The Hundred Years war between England and France produced countless heroes on both sides and its battles have become part of our national psyche. It is still common today for the English to gloat about their great victory of Agincourt or the exploits of the Black Prince. The Patron Saint of France was one of these heroes that emerged from this century of war. Joan of Arc was an illiterate peasant girl who, believing that she was sent by God, rallied the French from their much weakened position and created the momentum to drive the English out of France. Joan, of course, did not act alone. She had a dedicated retinue of of knights and aristocrats who would become legends in their own right. One of these men was a Breton noble, the Baron of Rais, known as Gilles de Rais.
Gilles de Rais was born in 1404 and soon showed great promise. He was fiercely intelligent, being able to speak fluent Latin from an early age as well as showing both academic and military skill. However, in 1415, Gilles life (and that of France) took a terrible turn. The French suffered their famous defeat at Agincourt which decimated the French nobility. Gilles parents both died in that year, his father dying in a hunting accident, resulting in Gilles and his younger brother, Rene, being raised by their maternal grandfather, Jean Craon. Jean tried desperately to find a good match for Gilles among the great houses of France. This was made difficult as the English, following their victory at Agincourt, ravaged France seizing huge swathes of French territory. Gilles would eventually marry a fellow Breton, Catherine de Thouars, a rich heiress in 1420. There are some stories who claim that she was abducted by Gilles and forced into the marriage but this is unverified.
In the same year as his marriage Gilles would start his incredible military career at the age of 16. There was a civil war within Brittany over the succession between the Montfort and De Blois families. Interestingly the Montforts were also a prominent English family and it is important to remember that the English and French nobility shared the same lands, culture and language and that the Hundred Years War was essentially a bloody divorce between the English and the French in creating their own separate identities. Gilles played a prominent role fighting for the Montforts, personally rescuing Duke John V de Montfort from captivity. As a result his wealth was increased and he was introduced to the court of the Dauphin (the title of King of France had been usurped by the English). Now fighting for the French crown Gilles cut a bloody path and proved himself a competent commander, despite English supremacy. Recognizing Gilles martial talent the Dauphin made him the Marshal of France.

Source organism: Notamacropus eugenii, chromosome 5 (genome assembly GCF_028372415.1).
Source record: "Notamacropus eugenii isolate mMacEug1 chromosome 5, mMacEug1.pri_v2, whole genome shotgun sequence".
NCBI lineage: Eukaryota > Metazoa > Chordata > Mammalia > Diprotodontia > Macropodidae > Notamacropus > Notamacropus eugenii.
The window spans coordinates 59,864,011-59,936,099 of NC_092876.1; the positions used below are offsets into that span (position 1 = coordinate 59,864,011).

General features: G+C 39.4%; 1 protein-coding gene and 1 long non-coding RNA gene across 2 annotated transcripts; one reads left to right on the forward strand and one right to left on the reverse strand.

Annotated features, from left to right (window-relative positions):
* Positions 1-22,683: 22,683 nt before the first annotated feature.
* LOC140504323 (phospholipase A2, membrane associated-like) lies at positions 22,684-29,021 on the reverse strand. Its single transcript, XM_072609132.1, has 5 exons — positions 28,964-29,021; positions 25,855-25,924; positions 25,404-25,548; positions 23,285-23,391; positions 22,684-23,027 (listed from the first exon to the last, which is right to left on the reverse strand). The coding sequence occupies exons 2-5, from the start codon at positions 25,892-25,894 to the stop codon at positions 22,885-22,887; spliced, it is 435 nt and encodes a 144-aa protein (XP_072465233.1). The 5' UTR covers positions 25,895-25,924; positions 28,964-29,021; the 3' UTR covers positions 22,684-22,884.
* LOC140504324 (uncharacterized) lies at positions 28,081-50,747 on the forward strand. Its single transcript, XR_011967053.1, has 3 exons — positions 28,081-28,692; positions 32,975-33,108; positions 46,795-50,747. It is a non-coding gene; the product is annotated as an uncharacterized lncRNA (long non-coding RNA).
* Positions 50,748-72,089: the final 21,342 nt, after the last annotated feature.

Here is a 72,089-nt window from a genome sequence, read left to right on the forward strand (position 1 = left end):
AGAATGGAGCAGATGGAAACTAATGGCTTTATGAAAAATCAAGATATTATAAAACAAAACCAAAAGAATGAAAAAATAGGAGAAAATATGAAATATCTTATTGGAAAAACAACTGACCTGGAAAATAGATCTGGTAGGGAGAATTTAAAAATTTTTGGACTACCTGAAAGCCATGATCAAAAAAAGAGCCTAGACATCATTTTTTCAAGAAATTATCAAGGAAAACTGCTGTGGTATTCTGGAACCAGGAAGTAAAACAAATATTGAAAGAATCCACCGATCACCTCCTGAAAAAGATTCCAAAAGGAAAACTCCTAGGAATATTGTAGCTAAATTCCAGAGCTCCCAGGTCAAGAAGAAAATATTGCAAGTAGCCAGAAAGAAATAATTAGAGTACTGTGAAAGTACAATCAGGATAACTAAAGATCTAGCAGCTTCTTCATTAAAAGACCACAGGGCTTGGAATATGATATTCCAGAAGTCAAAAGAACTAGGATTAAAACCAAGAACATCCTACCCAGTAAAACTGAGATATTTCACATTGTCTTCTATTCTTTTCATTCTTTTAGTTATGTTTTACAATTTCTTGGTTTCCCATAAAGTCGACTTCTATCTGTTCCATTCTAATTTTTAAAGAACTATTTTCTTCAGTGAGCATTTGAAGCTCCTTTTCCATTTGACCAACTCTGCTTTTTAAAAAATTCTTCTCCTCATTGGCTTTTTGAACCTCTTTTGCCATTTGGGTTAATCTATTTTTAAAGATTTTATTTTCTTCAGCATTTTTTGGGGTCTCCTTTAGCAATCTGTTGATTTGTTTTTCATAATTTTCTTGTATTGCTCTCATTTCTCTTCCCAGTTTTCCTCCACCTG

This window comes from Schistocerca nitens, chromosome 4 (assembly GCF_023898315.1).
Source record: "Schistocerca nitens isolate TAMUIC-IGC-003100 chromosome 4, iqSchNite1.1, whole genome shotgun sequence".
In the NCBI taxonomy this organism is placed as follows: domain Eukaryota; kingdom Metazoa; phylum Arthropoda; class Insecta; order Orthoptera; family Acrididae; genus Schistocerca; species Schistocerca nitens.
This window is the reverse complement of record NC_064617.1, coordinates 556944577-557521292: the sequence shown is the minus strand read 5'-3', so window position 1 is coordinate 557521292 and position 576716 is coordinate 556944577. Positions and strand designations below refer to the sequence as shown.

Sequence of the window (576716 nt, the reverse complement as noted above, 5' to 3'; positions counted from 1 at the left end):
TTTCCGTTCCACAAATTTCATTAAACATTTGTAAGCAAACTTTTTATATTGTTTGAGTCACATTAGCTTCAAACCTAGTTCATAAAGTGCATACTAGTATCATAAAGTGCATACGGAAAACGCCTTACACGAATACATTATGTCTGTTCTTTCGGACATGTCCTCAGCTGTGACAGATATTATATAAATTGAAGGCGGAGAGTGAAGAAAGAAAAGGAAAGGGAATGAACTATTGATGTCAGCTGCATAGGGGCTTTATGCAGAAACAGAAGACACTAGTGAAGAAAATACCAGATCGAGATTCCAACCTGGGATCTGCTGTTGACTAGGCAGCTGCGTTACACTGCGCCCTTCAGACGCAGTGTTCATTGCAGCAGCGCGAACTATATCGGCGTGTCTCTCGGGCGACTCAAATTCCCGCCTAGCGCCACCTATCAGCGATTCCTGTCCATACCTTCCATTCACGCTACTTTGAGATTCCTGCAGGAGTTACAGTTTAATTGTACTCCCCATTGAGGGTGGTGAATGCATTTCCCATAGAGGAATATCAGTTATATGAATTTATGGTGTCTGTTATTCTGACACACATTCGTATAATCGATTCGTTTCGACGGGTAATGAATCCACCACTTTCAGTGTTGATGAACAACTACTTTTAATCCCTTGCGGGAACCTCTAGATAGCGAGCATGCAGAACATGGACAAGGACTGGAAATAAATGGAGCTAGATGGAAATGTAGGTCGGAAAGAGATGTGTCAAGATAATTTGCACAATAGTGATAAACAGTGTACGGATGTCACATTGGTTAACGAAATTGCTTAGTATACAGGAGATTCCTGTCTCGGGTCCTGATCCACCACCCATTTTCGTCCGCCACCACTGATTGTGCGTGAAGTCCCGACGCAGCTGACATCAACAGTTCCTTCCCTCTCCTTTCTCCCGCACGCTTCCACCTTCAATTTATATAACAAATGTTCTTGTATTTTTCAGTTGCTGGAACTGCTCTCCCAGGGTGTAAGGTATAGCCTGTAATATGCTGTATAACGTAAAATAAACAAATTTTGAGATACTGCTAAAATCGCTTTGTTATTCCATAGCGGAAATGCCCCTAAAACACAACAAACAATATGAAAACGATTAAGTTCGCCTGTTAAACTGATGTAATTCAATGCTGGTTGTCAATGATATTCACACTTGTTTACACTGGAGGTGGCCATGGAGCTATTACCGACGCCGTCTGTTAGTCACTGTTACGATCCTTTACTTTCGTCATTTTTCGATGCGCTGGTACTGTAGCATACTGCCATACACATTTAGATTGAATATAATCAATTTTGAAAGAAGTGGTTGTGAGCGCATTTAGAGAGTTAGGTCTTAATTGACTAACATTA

In 1429 the peasant girl Joan of Arc came to the French court professing to have been sent by God to help the French in their darkest hour. Gilles, drawn to Joan’s charisma, volunteered to accompany her on on her relief mission to raise the English siege on Orleans. At the time Orleans was seen as being the last bastion of French resistance, if Orleans fell then so would France. The English had looked on the verge of winning for the last half a year. However, nine days after the arrival of Joan the English were completely routed. Gilles had played a prominent role in the breaking of the siege, acting as the military adviser to the Maiden. In recognition for his service Gilles was given the honour of using the royal insignia of the Fleur-de-Lys on his family crest.
Gilles continued to fight alongside Joan in all her major military campaigns until her capture and execution by the English in 1431. Following the death of Joan Gilles gradually removed himself from military affairs. France was now winning and would soon have kicked the English out of France completely.
Gilles moved into producing a play based on the victory of the siege of Orleans Le Mistere du Siege d’Orleans which consisted of more than 20,000 lines of verse, 140 speaking parts and 500 extras. The play drove him to the verge of bankruptcy forcing him to sell his estates one after the other. When his family cut him off he was forced to borrow huge sums using his manuscripts, books, art and even clothes as security. His financial position eventually grew so desperate that he went the way of Doctor Faustus and contracted a Florentine magician named Prelati.
Gilles sought to summon a demon called Barron and sell his soul to the Devil in order to regain his wealth. This involved a number of Black Masses and Satanic Rituals in order to summon the demon. All attempts to summon Barron failed and Gilles began to get frustrated with Prelati. Prelati claimed that Barron was bloodthirsty demon and required an offering of parts of children to be placed in a glass vessel at the invocations.
Gilles was eventually investigated by the Bishop of Nantes, initially over a fight Gilles had with a cleric, and eventually had the former Marshal arrested in connection with the disappearance of children. Gilles confessed to killing and dismembering over 200 children over a ten year period. For his abominable crimes this companion of Joan of Arc was sentenced to death by hanging/burning alive. He was executed on 26th October 1440.